The underwater fiber-optic cable would trace the shortest path between Europe and Asia

By Jeremy Hsu on June 1, 2016

More than a century ago polar explorer Roald Amundsen and his six-man crew became the first to navigate the icy Northwest Passage. This month much larger ships than Amundsen’s will retrace parts of the sea route but not as adventurers. Instead they will begin laying an undersea fiber-optic cable meant to connect Asia and Europe by crossing the Arctic Circle—the shortest practical distance yet for Internet signals traveling between the two continents.

Most of the undersea cables that currently form the backbone of the World Wide Web connect the U.S. to Europe and Asia by crossing the Atlantic or Pacific oceans. But climate change and an accelerating loss of Arctic sea ice during summer months have opened the possibility of northern cable routes. “It is more viable for [companies] to propose these new and innovative routes than ever before,” says Nicole Starosielski, a media, culture and communications researcher at New York University and author of the 2015 book The Undersea Network.

In this case, Anchorage-based Quintillion Networks hopes its cable can offer high-speed Internet connections to remote communities in Alaska and Canada for the first time. The cable, which is expected to reduce the lag in transmissions between London and Tokyo, may also offer advantages to stock market traders who want the shortest possible delays on millisecond transactions.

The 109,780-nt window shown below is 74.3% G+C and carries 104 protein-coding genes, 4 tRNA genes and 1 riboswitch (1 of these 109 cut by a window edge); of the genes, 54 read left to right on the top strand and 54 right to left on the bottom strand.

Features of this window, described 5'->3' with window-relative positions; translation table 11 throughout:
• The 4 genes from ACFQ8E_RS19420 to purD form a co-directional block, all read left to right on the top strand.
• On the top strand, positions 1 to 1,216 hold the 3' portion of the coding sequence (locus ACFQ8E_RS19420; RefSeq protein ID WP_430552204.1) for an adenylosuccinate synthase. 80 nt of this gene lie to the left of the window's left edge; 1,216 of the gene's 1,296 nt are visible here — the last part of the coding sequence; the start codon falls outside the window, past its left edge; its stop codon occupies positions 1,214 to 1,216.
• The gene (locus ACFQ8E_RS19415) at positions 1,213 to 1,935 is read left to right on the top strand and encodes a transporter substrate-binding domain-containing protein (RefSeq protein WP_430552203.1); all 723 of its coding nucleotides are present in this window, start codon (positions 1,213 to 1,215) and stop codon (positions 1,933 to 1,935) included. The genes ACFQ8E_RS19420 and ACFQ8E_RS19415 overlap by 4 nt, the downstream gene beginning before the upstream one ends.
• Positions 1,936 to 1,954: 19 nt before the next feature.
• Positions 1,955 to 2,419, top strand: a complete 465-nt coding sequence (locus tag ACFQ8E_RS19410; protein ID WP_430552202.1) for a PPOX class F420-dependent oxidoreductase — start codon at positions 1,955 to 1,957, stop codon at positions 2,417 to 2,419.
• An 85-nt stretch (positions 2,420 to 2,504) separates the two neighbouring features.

Many countries would favor less U.S.-centric cable routes and additional backup lines to avoid U.S. surveillance and disruptions in service, Starosielski says. Such political and economic considerations have whetted the world’s appetite to fund the installation of new and potentially more costly cable projects. But only time will tell if the Arctic route and other undersea Internet cable ambitions will pay off in the long run.


Fish Trawling
40% chance of causing a cable break*

Ship Anchorages

Subsea Earthquakes or Subsidence

Shunt (Electrical) Faults

Amplifier or Branching Unit Failures

Abrasion (wave, seabed, ice)

Other Factors (e.g., sabotage)

*Risk-assessment figures reflect typical threats to cables in the Atlantic and Pacific oceans. For much of the year, ice covering large parts of the Arctic Ocean and surrounding seas may protect this project from the threat posed by fishing vessels.